In addition, an important personality factor related to cognitive ascpects directly related to pain experiences, is neuroticism. This personality factor relates to the tendency to expect, anticipate and experience anxiety (anxiety sensitivity), depression-like symptoms and distress (Muris, Meesters, Hout, Wessels, & Rassin, 2007; Payne, Seidman, Lung, Zeltzer, & Tsao, 2013). It seems that catastrophic perceptual responses to pain might result from personality traits, rather than, solely external nociceptive input (Pallegama, Ariyasinghe, Perera, & Treede, 2016). Even more remarkable is the fact that not only adults tend to exacerbate their reactions to pain, but also adolescents and children who undergo worries and frustrations, usually report more chronic pain symptoms (Payne et al., 2013). Studies (Muris et al., 2007) demonstrated the impact of extreme vigilance to pain and consequent behavioural outcomes. It was found that neuroticism was a major factor in reports of chronic pain according to results from the Pain Behavioural Inhibition and Behavioural Activation Scale (BIS-BAS, Muris et al., 2007). The findings revealed that perceptual sensitivity was significantly associated with cognitive factors, regardless of individuals' ages and physical conditions. Of similar importance, there are a number of fundamental points that need to be taken into account in terms of personality theory (Gray, 1991, in Muris et al., 2007). According to biological approaches, neuroticism-like traits rely on brain systems that help to regulate behaviour. The behaviour inhibition system (BIS) enhances individuals' alertness to possible danger, and works in a very similar state to the neuroticism pattern. Consequently, it is thought that extreme activation of this system (BIS) may intensify neuroticism, thus sensitivity to pain leading to catastrophizing responses.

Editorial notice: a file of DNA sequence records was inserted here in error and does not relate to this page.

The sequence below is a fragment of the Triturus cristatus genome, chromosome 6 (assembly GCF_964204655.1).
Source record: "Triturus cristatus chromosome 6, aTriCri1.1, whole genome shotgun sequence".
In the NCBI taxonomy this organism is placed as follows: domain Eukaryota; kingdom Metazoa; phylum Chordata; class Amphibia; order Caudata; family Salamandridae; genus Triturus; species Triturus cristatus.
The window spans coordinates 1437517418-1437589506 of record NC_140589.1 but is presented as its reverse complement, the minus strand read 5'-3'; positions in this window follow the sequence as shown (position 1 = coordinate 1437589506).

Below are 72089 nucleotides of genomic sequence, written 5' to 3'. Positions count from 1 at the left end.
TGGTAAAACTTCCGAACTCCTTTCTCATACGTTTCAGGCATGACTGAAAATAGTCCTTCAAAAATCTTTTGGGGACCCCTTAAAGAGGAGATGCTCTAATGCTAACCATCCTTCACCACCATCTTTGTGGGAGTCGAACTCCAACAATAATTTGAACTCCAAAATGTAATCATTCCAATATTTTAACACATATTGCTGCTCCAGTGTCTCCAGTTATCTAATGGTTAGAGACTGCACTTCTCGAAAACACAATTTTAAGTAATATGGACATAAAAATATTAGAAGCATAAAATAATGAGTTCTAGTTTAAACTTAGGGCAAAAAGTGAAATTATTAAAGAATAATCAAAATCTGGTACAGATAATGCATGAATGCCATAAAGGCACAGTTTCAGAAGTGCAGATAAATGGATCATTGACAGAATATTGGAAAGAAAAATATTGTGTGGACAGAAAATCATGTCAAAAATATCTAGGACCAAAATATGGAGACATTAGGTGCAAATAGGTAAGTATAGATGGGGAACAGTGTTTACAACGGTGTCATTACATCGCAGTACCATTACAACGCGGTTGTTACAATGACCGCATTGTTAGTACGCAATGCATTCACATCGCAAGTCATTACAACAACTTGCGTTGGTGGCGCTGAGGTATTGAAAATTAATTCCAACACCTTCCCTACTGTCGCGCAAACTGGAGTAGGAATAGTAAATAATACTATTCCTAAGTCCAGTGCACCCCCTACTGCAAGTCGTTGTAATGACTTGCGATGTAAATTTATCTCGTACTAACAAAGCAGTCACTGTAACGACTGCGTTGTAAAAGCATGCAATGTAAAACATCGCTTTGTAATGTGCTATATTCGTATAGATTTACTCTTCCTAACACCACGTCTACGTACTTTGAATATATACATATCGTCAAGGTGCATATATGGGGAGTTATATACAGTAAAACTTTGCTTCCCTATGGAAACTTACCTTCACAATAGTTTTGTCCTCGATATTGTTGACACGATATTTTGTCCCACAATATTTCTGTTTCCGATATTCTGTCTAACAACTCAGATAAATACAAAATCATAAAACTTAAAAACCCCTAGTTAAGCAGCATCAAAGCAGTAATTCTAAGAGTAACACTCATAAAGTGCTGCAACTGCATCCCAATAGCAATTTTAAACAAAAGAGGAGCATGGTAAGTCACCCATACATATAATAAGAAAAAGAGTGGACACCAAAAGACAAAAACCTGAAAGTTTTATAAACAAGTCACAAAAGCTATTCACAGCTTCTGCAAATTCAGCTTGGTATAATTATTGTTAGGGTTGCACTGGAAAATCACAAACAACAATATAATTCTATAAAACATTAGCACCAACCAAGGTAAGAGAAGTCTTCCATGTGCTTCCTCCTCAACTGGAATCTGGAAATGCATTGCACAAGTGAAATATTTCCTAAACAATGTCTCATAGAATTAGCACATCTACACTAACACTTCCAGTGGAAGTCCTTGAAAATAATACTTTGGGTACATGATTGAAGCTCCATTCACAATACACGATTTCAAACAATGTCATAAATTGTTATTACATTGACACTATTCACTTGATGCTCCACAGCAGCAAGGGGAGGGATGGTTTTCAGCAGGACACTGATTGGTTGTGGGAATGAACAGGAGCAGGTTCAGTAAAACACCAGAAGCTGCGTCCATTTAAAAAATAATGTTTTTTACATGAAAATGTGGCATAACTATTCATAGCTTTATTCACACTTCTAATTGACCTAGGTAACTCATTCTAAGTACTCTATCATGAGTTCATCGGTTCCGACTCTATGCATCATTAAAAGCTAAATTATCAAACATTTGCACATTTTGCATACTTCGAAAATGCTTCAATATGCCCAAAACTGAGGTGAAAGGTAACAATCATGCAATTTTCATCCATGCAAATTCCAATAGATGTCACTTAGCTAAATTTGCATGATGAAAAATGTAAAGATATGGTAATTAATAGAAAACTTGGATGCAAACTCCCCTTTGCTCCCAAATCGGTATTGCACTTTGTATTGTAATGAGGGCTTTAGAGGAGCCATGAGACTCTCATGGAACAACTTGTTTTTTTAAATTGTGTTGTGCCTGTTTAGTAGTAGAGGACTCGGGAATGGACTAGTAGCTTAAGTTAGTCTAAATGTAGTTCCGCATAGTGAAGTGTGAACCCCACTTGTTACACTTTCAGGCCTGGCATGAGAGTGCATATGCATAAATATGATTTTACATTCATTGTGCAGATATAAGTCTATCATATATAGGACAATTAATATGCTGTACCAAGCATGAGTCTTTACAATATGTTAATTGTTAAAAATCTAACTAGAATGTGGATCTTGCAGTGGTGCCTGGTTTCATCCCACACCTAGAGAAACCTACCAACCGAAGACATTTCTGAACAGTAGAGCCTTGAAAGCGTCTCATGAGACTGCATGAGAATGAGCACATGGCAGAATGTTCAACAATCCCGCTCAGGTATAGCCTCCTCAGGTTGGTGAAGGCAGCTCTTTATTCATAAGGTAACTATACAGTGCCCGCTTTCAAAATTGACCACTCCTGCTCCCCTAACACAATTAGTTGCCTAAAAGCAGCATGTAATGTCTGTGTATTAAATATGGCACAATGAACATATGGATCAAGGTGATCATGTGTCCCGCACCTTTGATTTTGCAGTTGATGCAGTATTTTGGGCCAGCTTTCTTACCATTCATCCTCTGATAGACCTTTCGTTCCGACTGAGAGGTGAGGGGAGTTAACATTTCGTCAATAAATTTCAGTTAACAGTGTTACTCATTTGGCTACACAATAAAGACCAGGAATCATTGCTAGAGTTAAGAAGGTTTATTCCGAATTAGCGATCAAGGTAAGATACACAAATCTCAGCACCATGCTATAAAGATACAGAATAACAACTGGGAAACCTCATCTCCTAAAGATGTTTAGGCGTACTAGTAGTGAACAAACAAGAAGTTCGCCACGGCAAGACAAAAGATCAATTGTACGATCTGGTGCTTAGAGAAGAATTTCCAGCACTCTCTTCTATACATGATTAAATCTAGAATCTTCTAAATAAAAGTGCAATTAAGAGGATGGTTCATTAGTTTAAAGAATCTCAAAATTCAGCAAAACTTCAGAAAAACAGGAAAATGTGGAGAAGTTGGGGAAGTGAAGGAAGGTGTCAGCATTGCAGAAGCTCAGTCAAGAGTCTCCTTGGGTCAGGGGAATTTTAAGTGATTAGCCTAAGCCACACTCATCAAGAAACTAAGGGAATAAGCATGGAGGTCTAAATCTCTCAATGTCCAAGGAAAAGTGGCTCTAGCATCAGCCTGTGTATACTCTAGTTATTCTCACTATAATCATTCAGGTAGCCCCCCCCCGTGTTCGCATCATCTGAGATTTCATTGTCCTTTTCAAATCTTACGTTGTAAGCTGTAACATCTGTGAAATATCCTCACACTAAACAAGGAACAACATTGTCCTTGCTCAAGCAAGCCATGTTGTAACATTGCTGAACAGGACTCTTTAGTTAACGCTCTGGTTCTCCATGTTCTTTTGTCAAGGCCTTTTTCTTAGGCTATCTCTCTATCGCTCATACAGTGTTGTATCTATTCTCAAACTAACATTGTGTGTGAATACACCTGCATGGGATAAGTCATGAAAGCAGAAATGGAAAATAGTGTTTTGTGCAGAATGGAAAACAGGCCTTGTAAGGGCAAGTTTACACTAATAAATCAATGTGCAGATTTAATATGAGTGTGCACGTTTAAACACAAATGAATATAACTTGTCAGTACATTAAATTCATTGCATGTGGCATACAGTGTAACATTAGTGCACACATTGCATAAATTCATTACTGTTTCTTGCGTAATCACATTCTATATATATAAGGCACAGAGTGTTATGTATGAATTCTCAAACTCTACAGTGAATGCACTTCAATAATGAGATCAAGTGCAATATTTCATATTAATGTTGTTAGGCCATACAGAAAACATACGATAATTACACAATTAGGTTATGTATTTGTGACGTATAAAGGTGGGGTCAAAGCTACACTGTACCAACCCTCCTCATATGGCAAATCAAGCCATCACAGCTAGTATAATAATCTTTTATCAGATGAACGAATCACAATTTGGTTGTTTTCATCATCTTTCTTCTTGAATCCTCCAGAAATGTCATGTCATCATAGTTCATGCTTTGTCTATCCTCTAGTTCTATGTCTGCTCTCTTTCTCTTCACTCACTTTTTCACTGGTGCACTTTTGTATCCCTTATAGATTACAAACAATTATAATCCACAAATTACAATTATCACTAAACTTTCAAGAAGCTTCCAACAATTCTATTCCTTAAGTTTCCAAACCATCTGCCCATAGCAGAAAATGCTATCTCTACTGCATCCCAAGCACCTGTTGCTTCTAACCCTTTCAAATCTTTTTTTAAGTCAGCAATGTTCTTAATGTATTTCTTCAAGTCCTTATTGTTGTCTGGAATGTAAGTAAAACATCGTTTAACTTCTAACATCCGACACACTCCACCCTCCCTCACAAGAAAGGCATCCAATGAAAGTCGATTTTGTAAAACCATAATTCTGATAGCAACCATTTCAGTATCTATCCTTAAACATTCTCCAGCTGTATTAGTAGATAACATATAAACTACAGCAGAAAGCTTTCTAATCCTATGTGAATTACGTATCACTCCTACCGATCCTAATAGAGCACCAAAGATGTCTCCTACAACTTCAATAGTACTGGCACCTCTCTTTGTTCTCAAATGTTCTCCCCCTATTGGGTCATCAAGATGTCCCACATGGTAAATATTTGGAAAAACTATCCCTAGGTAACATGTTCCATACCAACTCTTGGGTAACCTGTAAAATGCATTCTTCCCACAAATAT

At present, however, empirical investigations suggest that there is a direct cognitive - physiological mechanism operating in nociception (sensory perception of pain). It has been revealed that not only the nervous system (NS) processes noxious stimuli sending the pain signals to the brain, but it also relies on inhibitory messages which reduce the electrical stimulation in the nervous system (Sheridan, & Radmacher, 1992). Scientists have found that endogenous opiate like substances, or endorphins, are fundamental neurochemicals generated in the brain and body glands, which promote the regulation of pain. For survival reasons, the pain suppression system is not always actively sending inhibitory messages to the brain. Nonetheless, particular factors, such as stressors, might trigger inhibitory activations in the brain. Researchers have found that stressful conditions might produce a state called "stress-induced analgesia" (SIA), when there is an increase in the brain's endogenous opioids (Taylor, 2015; Yilmaz et al., 2010). Further possible functions associated with endogenous opioids are still unknown, nevertheless, evidences suggest that they might be released as the body's physical response to stress, acting on the control of pain (Taylor, 2015). Similarly, cognitive strategies might be used in order to activate endogenous responses, hence reducing pain. It has been found that, in some cases, switching attention - distraction condition - from the noxious stimuli can lead to perceived stimulation of the Periaqueductal Grey (PAG) This is another fundamental brain region associated with analgesia-like symptoms and the release of serotonin, reducing pain-related symptoms (Taylor, 2015; Tracey et al., 2002; Yu, Gollub, Spaeth, Napadow, Wasan, & Kong, 2014). Additionally, scientists have addressed individuals' attentional modulation of pain making use of modern neuroimaging techniques. They found that pain experiences might depend upon how much attention is given to the stimulus, in spite of the stimulus itself (Ploner et al., 2008).